Dichterliebe is one of the most beloved lieder cycles in the repertoire.  It’s special in that the 16 songs tell the story – the journey – of one protagonist, in this case a poet who is struggling with unrequited love. Other cycles by Schumann and Schubert are similar in this regard and that gives the work an “operatic” quality in some ways.  But only because of the narrative.  Vocally, the cycles allows the singer to explore more intimate sounds than one could afford to use in most operas, yet the cycle also requires a full, open approach when the poet is at his emotional extremes.

Why do you think Dichterliebe has become such a focal point of Schumann’s career and a major work in his repertoire?

Dichterliebe is widely considered to be autobiographical in nature with the struggles of Heine’s poet mirroring those of the composer with regard to his relationship with Clara Wieck.  Everyone can relate to the emotional journey of a man desperately in love, especially when Schumann created some of his most profoundly human music to accompany the poet’s story. The relationship between the vocal writing and the piano part is especially important. A hallmark of the romantic style, of course, Schumann’s piano writing in Dichterliebe is masterful and as integral to the poet’s journey as the voice line and the text.  One need only listen to the opening of “Im wunderschonen monat Mai” for its magical quality and the very final statement of the cycle, which is among the most poignant and moving piano solos in the entire repertoire.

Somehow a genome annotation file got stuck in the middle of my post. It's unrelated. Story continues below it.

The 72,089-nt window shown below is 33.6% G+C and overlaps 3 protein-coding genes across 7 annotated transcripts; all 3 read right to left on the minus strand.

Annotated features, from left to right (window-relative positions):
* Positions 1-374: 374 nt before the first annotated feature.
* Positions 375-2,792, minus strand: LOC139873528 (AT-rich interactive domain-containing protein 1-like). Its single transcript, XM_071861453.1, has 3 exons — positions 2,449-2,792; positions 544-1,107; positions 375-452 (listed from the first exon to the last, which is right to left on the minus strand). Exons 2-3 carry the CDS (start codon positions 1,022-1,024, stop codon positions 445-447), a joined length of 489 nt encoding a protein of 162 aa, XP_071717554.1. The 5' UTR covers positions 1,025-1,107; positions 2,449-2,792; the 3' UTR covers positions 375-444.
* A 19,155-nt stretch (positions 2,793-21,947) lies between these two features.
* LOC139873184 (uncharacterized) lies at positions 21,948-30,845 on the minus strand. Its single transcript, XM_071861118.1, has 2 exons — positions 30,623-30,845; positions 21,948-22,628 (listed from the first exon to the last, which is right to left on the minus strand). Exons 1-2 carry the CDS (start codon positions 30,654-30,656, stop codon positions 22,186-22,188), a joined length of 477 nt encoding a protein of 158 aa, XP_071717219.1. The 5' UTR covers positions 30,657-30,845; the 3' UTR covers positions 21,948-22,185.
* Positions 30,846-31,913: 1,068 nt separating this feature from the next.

The subject of Dichterliebe (“A Poet’s Love”)is wrought with emotional intensity. What would you say is the emotional turning point or climax of this cycle? How do you go about singing such emotionally-dense material? 

The cycle comes to a mini-conclusion, or its first shift in tone, at “Ich grolle nicht,” both vocally and emotionally. From this point forward, the poet is resigned to the bitter nature of his unrequited love, and then nature begins to speak to him, he hears music in flutes and drums, he sadly recalls his love singing, he weepily remembers  better moments from their past, and he struggles with his dreams.  Again, personification, dreams, nature, tears — these are all common obsessions of the romantics. As a singer, looking at the work as a whole allows me to find the pacing and the high and low points for the protagonist.  I also think of the work theatrically – his journey – and the fact that I’ve been singing it for 16 years helps a great deal as well.

What would you say is the most challenging aspect of this work?

That’s a good question.  Certainly I think about pacing the half-hour cycle, but also to remain true and authentic to the moments in this man’s life as they unfold over the cycle.  As an actor, the most sensitive part is finding the balance between the despair and the resolution, the realization that while this ill-fated romance melted away like foam, there will be a shining summer morning yet again, this time, perhaps, filled with hope.